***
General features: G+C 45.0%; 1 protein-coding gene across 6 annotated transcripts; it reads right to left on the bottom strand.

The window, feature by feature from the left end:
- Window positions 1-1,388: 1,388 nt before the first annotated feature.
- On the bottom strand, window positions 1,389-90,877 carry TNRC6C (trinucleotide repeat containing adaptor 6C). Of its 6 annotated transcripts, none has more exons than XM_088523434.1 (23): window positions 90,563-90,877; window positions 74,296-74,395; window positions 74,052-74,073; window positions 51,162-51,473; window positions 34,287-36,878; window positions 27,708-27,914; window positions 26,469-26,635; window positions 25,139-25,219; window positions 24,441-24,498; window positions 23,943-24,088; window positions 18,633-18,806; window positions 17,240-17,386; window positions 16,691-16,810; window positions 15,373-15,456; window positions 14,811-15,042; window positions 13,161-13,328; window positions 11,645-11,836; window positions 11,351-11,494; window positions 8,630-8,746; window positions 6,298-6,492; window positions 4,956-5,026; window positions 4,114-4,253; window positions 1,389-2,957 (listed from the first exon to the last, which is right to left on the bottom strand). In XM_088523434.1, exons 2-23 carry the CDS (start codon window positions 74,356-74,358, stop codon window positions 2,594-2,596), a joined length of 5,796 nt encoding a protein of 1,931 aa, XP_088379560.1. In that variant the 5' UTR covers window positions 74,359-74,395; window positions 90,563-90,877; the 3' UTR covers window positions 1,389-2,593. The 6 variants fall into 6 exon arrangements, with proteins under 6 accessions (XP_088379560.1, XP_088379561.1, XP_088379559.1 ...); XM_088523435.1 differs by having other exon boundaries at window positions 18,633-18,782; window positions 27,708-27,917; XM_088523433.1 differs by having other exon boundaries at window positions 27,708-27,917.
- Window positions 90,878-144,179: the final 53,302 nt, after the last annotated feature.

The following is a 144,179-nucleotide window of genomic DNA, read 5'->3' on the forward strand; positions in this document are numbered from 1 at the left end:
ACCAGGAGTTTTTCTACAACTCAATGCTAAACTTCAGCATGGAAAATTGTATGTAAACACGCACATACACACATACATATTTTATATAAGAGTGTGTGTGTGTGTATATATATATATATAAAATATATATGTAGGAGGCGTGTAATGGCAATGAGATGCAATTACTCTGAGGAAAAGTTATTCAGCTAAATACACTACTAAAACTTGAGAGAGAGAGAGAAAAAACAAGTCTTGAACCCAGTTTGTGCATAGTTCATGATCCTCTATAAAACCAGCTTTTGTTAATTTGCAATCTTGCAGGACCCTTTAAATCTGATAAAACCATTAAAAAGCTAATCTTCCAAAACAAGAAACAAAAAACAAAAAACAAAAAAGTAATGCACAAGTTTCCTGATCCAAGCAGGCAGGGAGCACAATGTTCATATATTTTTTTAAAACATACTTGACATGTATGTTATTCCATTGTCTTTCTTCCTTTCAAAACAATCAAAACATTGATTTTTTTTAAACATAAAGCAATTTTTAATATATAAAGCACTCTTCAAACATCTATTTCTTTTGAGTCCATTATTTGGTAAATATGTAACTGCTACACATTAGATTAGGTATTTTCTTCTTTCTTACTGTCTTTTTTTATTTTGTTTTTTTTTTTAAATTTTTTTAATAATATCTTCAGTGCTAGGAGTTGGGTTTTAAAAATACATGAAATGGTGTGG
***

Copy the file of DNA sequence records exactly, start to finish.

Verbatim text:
General features: G+C 45.0%; 1 protein-coding gene across 6 annotated transcripts; it reads right to left on the bottom strand.

The window, feature by feature from the left end:
- Window positions 1-1,388: 1,388 nt before the first annotated feature.
- On the bottom strand, window positions 1,389-90,877 carry TNRC6C (trinucleotide repeat containing adaptor 6C). Of its 6 annotated transcripts, none has more exons than XM_088523434.1 (23): window positions 90,563-90,877; window positions 74,296-74,395; window positions 74,052-74,073; window positions 51,162-51,473; window positions 34,287-36,878; window positions 27,708-27,914; window positions 26,469-26,635; window positions 25,139-25,219; window positions 24,441-24,498; window positions 23,943-24,088; window positions 18,633-18,806; window positions 17,240-17,386; window positions 16,691-16,810; window positions 15,373-15,456; window positions 14,811-15,042; window positions 13,161-13,328; window positions 11,645-11,836; window positions 11,351-11,494; window positions 8,630-8,746; window positions 6,298-6,492; window positions 4,956-5,026; window positions 4,114-4,253; window positions 1,389-2,957 (listed from the first exon to the last, which is right to left on the bottom strand). In XM_088523434.1, exons 2-23 carry the CDS (start codon window positions 74,356-74,358, stop codon window positions 2,594-2,596), a joined length of 5,796 nt encoding a protein of 1,931 aa, XP_088379560.1. In that variant the 5' UTR covers window positions 74,359-74,395; window positions 90,563-90,877; the 3' UTR covers window positions 1,389-2,593. The 6 variants fall into 6 exon arrangements, with proteins under 6 accessions (XP_088379560.1, XP_088379561.1, XP_088379559.1 ...); XM_088523435.1 differs by having other exon boundaries at window positions 18,633-18,782; window positions 27,708-27,917; XM_088523433.1 differs by having other exon boundaries at window positions 27,708-27,917.
- Window positions 90,878-144,179: the final 53,302 nt, after the last annotated feature.

The following is a 144,179-nucleotide window of genomic DNA, read 5'->3' on the forward strand; positions in this document are numbered from 1 at the left end:
ACCAGGAGTTTTTCTACAACTCAATGCTAAACTTCAGCATGGAAAATTGTATGTAAACACGCACATACACACATACATATTTTATATAAGAGTGTGTGTGTGTGTATATATATATATATAAAATATATATGTAGGAGGCGTGTAATGGCAATGAGATGCAATTACTCTGAGGAAAAGTTATTCAGCTAAATACACTACTAAAACTTGAGAGAGAGAGAGAAAAAACAAGTCTTGAACCCAGTTTGTGCATAGTTCATGATCCTCTATAAAACCAGCTTTTGTTAATTTGCAATCTTGCAGGACCCTTTAAATCTGATAAAACCATTAAAAAGCTAATCTTCCAAAACAAGAAACAAAAAACAAAAAACAAAAAAGTAATGCACAAGTTTCCTGATCCAAGCAGGCAGGGAGCACAATGTTCATATATTTTTTTAAAACATACTTGACATGTATGTTATTCCATTGTCTTTCTTCCTTTCAAAACAATCAAAACATTGATTTTTTTTAAACATAAAGCAATTTTTAATATATAAAGCACTCTTCAAACATCTATTTCTTTTGAGTCCATTATTTGGTAAATATGTAACTGCTACACATTAGATTAGGTATTTTCTTCTTTCTTACTGTCTTTTTTTATTTTGTTTTTTTTTTTAAATTTTTTTAATAATATCTTCAGTGCTAGGAGTTGGGTTTTAAAAATACATGAAATGGTGTGG